I've written recently about my daughter and her attitudes toward tabletop roleplaying, but I don't think I've said much about this topic in relation to my son here. The only reason I even thought of mentioning him today is because I spent part of last night putting away a "dungeon" he'd made, using Hirst Arts blocks and populated with some of my miniatures collection. This is something he does every now and again, even going so far as giving his creations names (the one I just put away was known as "the Dungeon of Doom" -- not exactly original, but it sounds the right notes nonetheless). And his creations are getting better and more well-imagined, so much so that I regret not having taken pictures of his latest effort.
So does this mean my son's ripe to start roleplaying at the table? Nope, at least not so far. He's well aware of what roleplaying is. Like his big sister, he's watched us play at the dining room table and he sometimes takes great interest in what's happening in Dwimmermount. To date, though, he's never asked to create a character and join in. Granted, he's only eight years-old, which, to my mind anyway, is too young to be a good candidate for gaming, but I must confess that I'm still a bit surprised that he's never tried to find a way to play with my friends and I.
It's not as if the concept of roleplaying is alien to him; he's a little boy, after all, and many of the games he plays with his sister or his friends involves his taking on a different persona. Likewise, when he was much younger, he played and thoroughly enjoyed the Pokemon Jr. Adventure Game that Wizards of the Coast produced in the early part of the decade. He enjoyed it so much that he sometimes still asks to play it, which says a lot. That WotC didn't produce more games of this sort (I realize they couldn't follow-up with more Pokemon games after they lost the license) is, to my mind, a far greater crime against the hobby than anything they've done to D&D. And, finally, my son plays a number of computer games with roleplaying elements and, while they're far the Real Thing®, they share enough basic elements that I do wonder why he's not been expressed any interest in Dwimmermount.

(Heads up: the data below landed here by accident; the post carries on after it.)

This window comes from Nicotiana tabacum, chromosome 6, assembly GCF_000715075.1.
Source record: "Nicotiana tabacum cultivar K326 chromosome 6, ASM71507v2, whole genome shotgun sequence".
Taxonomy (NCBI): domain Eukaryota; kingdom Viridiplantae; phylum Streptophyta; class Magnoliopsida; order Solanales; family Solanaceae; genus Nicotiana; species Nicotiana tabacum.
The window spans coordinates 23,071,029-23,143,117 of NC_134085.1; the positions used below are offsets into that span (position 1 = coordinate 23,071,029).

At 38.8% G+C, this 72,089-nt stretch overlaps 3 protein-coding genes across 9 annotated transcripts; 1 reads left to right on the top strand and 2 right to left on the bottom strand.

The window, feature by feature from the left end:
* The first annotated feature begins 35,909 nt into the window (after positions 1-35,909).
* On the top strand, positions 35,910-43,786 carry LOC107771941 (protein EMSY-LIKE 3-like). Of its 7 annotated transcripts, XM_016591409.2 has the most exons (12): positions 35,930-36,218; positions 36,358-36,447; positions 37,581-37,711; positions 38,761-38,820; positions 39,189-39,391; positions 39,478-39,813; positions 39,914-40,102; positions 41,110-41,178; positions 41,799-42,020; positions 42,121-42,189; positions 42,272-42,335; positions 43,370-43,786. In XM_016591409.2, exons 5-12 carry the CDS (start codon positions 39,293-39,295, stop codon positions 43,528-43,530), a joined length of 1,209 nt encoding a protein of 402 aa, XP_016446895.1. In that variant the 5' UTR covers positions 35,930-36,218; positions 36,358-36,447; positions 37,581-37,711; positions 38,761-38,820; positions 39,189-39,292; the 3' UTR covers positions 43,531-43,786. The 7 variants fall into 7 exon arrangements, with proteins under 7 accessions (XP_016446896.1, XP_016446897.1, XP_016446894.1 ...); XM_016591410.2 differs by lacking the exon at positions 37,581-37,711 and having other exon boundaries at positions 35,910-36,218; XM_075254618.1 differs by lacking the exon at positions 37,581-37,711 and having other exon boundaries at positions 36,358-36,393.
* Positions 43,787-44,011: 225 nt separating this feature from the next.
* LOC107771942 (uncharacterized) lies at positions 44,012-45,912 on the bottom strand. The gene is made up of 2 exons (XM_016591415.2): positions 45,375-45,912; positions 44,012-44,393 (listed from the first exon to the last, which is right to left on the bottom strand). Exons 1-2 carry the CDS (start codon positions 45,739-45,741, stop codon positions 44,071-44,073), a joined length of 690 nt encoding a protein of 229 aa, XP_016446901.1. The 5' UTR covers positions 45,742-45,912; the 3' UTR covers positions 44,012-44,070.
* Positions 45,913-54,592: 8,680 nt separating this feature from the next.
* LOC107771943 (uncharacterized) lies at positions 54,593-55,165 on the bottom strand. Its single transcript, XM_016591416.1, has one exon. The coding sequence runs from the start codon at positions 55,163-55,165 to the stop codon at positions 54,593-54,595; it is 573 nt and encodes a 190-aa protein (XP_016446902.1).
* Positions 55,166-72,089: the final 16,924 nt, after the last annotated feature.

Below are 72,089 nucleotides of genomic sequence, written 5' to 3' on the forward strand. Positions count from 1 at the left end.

In the end, it's not something that bugs me. I increasingly tend to view tabletop roleplaying as an adult hobby that some children and teenagers might enjoy. I'm not evangelical about my preferred way of spending time with my friends and I've never felt it important that my children share my hobbies. If they demonstrate a willingness to give gaming a try, as my daughter did, I'm more than happy to accommodate them. However, we already do lots of other fun stuff together, so I don't feel any necessity in initiating them into tabletop roleplaying. My daughter, I discovered, finds D&D, even in the mild and non-threatening way I run my campaign, too frightening for her tastes, but she's said she'd gladly join a superhero game if I were to start one.
My son might well just be disinterested in the kind of fantasy my D&D campaign draws upon and that's understandable, since he's too young to have read any of the books and short stories I look to for inspiration. After all, my current tastes in fantasy didn't develop until I was in my teens (or older), so he might well develop a stronger interest as he gets older. Or not -- and I'm fine with that. As I say, I don't expect my children to share my interests and hobbies any more than I did those of my own parents. There'll inevitably be some overlap, of course, but, ultimately, I view roleplaying as my hobby in this household. If others also come to share it, well and good. I simply don't expect it.